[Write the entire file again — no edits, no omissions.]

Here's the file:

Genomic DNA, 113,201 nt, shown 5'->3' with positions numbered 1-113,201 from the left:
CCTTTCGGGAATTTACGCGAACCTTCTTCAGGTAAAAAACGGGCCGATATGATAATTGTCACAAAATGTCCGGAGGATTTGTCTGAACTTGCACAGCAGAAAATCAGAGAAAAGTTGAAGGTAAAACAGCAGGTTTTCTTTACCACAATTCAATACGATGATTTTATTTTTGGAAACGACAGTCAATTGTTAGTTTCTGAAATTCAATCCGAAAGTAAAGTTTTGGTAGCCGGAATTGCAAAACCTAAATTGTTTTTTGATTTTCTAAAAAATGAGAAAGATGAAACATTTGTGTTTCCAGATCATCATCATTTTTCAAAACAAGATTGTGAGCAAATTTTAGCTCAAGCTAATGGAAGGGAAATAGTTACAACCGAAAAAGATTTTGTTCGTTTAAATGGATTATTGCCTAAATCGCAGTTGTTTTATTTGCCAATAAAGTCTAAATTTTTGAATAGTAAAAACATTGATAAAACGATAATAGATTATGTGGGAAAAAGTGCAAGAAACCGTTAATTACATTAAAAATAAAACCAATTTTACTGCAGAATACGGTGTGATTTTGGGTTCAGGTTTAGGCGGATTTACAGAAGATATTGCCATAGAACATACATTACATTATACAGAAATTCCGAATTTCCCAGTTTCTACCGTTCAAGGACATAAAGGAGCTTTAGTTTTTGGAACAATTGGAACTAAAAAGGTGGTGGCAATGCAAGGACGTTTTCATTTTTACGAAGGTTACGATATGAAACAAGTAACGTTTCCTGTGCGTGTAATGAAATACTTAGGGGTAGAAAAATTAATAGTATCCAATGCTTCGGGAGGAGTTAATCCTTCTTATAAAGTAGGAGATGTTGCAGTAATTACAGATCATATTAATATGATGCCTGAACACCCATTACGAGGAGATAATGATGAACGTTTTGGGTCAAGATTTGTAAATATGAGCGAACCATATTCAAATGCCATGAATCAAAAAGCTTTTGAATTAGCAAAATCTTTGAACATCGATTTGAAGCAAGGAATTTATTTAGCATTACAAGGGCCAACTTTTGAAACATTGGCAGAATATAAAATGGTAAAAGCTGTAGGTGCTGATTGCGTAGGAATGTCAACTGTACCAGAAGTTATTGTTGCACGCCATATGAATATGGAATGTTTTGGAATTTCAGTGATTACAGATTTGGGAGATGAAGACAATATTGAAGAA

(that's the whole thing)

Genomic DNA, 113,201 nt, shown 5'->3' with positions numbered 1-113,201 from the left:
CCTTTCGGGAATTTACGCGAACCTTCTTCAGGTAAAAAACGGGCCGATATGATAATTGTCACAAAATGTCCGGAGGATTTGTCTGAACTTGCACAGCAGAAAATCAGAGAAAAGTTGAAGGTAAAACAGCAGGTTTTCTTTACCACAATTCAATACGATGATTTTATTTTTGGAAACGACAGTCAATTGTTAGTTTCTGAAATTCAATCCGAAAGTAAAGTTTTGGTAGCCGGAATTGCAAAACCTAAATTGTTTTTTGATTTTCTAAAAAATGAGAAAGATGAAACATTTGTGTTTCCAGATCATCATCATTTTTCAAAACAAGATTGTGAGCAAATTTTAGCTCAAGCTAATGGAAGGGAAATAGTTACAACCGAAAAAGATTTTGTTCGTTTAAATGGATTATTGCCTAAATCGCAGTTGTTTTATTTGCCAATAAAGTCTAAATTTTTGAATAGTAAAAACATTGATAAAACGATAATAGATTATGTGGGAAAAAGTGCAAGAAACCGTTAATTACATTAAAAATAAAACCAATTTTACTGCAGAATACGGTGTGATTTTGGGTTCAGGTTTAGGCGGATTTACAGAAGATATTGCCATAGAACATACATTACATTATACAGAAATTCCGAATTTCCCAGTTTCTACCGTTCAAGGACATAAAGGAGCTTTAGTTTTTGGAACAATTGGAACTAAAAAGGTGGTGGCAATGCAAGGACGTTTTCATTTTTACGAAGGTTACGATATGAAACAAGTAACGTTTCCTGTGCGTGTAATGAAATACTTAGGGGTAGAAAAATTAATAGTATCCAATGCTTCGGGAGGAGTTAATCCTTCTTATAAAGTAGGAGATGTTGCAGTAATTACAGATCATATTAATATGATGCCTGAACACCCATTACGAGGAGATAATGATGAACGTTTTGGGTCAAGATTTGTAAATATGAGCGAACCATATTCAAATGCCATGAATCAAAAAGCTTTTGAATTAGCAAAATCTTTGAACATCGATTTGAAGCAAGGAATTTATTTAGCATTACAAGGGCCAACTTTTGAAACATTGGCAGAATATAAAATGGTAAAAGCTGTAGGTGCTGATTGCGTAGGAATGTCAACTGTACCAGAAGTTATTGTTGCACGCCATATGAATATGGAATGTTTTGGAATTTCAGTGATTACAGATTTGGGAGATGAAGACAATATTGAAGAA